64. Users who investor (divided by investment type)
  65. Number of credit lines
  66. Users who are active credit card users
  67. Credit card type
  68. Users who have a debit card
  69. Users who carry a balance on their credit card
  70. Users who listen to the radio
  71. Preference in TV shows
  72. Users who use a mobile device (divided by what brand they use)
  73. Internet connection type
  74. Users who recently acquired a smartphone or tablet
  75. Users who access the Internet through a smartphone or tablet
  76. Users who use coupons
  77. Types of clothing user’s household buys
  78. Time of year user’s household shops most
  79. Users who are “heavy” buyers of beer, wine or spirits
  80. Users who buy groceries (and what kinds)
  81. Users who buy beauty products
  82. Users who buy allergy medications, cough/cold medications, pain relief products, and over-the-counter meds
  83. Users who spend money on household products
  84. Users who spend money on products for kids or pets, and what kinds of pets
  85. Users whose household makes more purchases than is average
  86. Users who tend to shop online (or off)
  87. Types of restaurants user eats at
  88. Kinds of stores user shops at
  89. Users who are “receptive” to offers from companies offering online auto insurance, higher education or mortgages, and prepaid debit cards/satellite TV
  90. Length of time user has lived in house
  91. Users who are likely to move soon
  92. Users who are interested in the Olympics, fall football, cricket or Ramadan
  93. Users who travel frequently, for work or pleasure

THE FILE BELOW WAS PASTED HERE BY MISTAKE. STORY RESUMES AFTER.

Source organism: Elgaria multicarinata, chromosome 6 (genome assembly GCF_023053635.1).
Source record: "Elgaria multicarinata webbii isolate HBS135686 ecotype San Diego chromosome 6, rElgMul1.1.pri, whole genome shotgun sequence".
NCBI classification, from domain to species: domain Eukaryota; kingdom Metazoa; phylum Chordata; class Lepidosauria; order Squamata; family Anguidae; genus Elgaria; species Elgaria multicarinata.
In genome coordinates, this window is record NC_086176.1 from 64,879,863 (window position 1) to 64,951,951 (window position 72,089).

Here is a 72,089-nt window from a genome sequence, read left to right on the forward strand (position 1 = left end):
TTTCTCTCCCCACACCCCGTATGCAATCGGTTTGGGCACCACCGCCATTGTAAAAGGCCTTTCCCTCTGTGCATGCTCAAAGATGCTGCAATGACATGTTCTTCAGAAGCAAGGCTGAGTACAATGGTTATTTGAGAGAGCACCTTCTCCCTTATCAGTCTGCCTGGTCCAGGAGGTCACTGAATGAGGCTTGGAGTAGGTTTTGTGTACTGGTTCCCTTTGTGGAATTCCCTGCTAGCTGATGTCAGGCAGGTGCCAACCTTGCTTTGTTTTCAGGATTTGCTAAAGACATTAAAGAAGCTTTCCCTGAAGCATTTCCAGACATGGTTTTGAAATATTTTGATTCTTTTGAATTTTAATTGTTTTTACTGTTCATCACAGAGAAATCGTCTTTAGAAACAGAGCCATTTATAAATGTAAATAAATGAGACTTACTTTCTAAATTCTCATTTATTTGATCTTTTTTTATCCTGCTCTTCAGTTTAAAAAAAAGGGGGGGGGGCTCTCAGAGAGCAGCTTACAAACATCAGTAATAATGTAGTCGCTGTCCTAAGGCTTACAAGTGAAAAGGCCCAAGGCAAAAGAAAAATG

94. Users who commute to work
  95. Types of vacations user tends to go on
  96. Users who recently returned from a trip
  97. Users who recently used a travel app
  98. Users who participate in a timeshare

How does Facebook find out all of this information? 

  • Data sharing. Companies and organisations legally and openly share data all of the time - have you ever clicked on the terms and conditions without actually reading them?  
  • Page and post likes. If you like something on Facebook, this will be logged and you're more likely to see an advert that relates to that post or page. The more pages about a certain topic that you like, the higher the likelihood that you'll see an advert!
  • Page visits. Each time you visit a website through Facebook, your activity will be monitored and used for audience building. 
  • Topics you talk about. If you get involved in discussions on your page (or someone else's) then this will show that you're interested in the topic being discussed. 
  • Page Pixels. Some websites will carry tools that allow them to track visits and link those visits to your Facebook page - news sites are big users of these add-ons. 

It has to be said that Facebook are very open about their advertising policy, although like all data collection and storage activities, they could probably be a little more transparent if they really tried!

We have a saying here at immunizeNet - nothing is private, everything is permanent. You're pretty much giving up your privacy by using most apps and websites online and whilst that is disconcerting to some extent,  most of us will just have to accept that fact in order to use the Internet! 

Stephen DaviesComment